By Robert L. Mues   |   May 18th, 2013

Divorce, Employment And Marriage – An Analysis

divorceStudies have often attempted to examine the intricate details of divorce by indicating what causes it, which party causes it and how can it be prevented.  Below is an analysis of the National Institution of Health’s study by Liana C.  Sayer of The Ohio State University about how the changing spectrum of society can affect marriages.  First, we’ll review two theories, then compare these and evaluate an opinion based off of these theories.

Institutional Perspective

The study on divorce and employment is broken into two theories, the first of which is considered the “Gendered Institutional” theory.  This theory seeks to classify marriage as it has been traditionally, where the male is often the breadwinner and the female is often the caretaker of the home and children. This view is often referred to as the codified version of marriage (as most states don’t allow same-sex marriage).  This is a very traditional view on marriage as it looks to shifting of these roles since the 1980’s.

Prior to the 1990’s, female employment in the market was still considerably low.  Men dominated the market and females often stayed home and took care of the house and the children.  The shift after the 1990’s brought more females into the workplace and shifted the roles at home a bit.  This, according to this theory, put pressure on the norms that have been established in marriage and led to more and more individuals leaving and initiating divorce.  This theory discusses the implications of women entering the workforce and how this entrance puts pressure and stress on marriages, defying their social status and norms.

Gary Becker, a recognized economist, states that women in the workplace create stress at home.  He believes that the most efficient method for marriage is the male remains the breadwinner and the female remains the caretaker of the home and children.  He also believes that when men and women are both full- time employed, it can lead to competition, ultimately degrading the emotional and intimate levels of marriage, which would lead one of the parties to initiate a divorce.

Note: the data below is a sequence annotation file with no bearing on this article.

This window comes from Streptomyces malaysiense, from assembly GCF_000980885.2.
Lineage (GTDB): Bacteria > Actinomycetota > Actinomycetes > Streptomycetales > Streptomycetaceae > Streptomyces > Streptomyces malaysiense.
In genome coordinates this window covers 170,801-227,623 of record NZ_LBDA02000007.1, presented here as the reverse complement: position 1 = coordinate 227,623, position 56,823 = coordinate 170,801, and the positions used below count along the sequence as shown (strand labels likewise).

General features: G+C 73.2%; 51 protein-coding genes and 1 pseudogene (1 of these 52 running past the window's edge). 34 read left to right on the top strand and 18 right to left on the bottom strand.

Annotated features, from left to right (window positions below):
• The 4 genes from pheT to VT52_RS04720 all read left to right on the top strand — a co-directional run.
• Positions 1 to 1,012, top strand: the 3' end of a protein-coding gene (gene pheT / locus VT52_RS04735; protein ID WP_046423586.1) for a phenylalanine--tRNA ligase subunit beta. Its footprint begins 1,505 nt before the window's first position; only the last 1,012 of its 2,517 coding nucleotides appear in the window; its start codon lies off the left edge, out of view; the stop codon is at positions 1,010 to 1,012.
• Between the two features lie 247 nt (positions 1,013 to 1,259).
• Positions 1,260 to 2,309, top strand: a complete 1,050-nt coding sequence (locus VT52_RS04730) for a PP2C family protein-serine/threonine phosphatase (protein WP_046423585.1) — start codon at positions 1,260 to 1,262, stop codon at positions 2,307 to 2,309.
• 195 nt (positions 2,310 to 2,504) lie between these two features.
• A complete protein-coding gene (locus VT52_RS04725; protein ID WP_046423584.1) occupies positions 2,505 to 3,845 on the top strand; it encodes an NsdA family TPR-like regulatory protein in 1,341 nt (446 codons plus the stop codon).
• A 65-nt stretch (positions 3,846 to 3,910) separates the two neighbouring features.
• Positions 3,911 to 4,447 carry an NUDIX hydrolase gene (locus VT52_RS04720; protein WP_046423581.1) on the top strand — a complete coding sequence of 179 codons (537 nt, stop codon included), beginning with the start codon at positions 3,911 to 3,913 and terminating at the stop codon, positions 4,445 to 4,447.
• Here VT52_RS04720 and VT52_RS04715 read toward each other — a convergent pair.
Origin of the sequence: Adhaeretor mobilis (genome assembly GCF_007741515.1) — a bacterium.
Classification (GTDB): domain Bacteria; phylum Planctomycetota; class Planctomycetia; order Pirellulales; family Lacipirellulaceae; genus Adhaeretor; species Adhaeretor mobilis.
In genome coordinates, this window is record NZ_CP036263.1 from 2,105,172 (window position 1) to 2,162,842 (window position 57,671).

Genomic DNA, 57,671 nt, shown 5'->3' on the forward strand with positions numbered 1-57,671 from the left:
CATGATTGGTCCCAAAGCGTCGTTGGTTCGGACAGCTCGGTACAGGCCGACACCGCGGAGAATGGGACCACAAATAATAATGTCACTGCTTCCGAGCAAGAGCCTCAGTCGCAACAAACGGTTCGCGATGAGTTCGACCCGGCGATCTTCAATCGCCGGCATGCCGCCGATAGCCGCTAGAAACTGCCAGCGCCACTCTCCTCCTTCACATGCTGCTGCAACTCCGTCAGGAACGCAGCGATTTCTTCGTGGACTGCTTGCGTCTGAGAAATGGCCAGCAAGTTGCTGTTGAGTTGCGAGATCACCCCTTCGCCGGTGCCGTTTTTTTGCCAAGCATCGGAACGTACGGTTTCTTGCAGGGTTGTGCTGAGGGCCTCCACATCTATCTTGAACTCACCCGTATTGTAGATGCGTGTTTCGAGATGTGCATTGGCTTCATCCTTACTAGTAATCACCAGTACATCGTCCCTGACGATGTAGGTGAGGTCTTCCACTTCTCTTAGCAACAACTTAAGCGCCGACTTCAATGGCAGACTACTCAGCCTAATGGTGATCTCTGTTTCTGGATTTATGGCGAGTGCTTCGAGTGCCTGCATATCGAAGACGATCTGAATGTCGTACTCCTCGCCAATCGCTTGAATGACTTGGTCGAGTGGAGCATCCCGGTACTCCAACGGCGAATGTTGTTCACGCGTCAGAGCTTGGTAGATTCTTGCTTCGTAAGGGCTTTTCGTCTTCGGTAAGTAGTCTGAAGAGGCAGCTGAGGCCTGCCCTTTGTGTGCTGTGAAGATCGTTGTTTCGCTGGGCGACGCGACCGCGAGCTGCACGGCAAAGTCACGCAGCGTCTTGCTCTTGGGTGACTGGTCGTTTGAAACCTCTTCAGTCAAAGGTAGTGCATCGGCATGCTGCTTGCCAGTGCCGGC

There have been rebuttals to this theory and argument, including studies that state when men and women are both working it allows for a closer connection and creates less barriers between the two.  There has also been a discussion on how many individuals who get married simply don’t view marriage as an absolute commitment anymore.  Previously, marriage was considered for life; currently, many individuals who get married do not consider this a lifelong commitment.

Exchange-Bargain Perspective

The exchange-bargain perspective combines sociology with economics.  This theory focuses mainly on the resources either party generates at work and compares these resources to the satisfaction that males and females receive in marriage. Generally, the individual who makes more resources will have a higher bargaining power in the marriage; and if they do not receive what they want, there is a higher chance they’ll initiate a divorce. This perspective takes into account the recent trend of females entering the workforce in a more full-time position.  Below are some of the statistics that the perspective finds…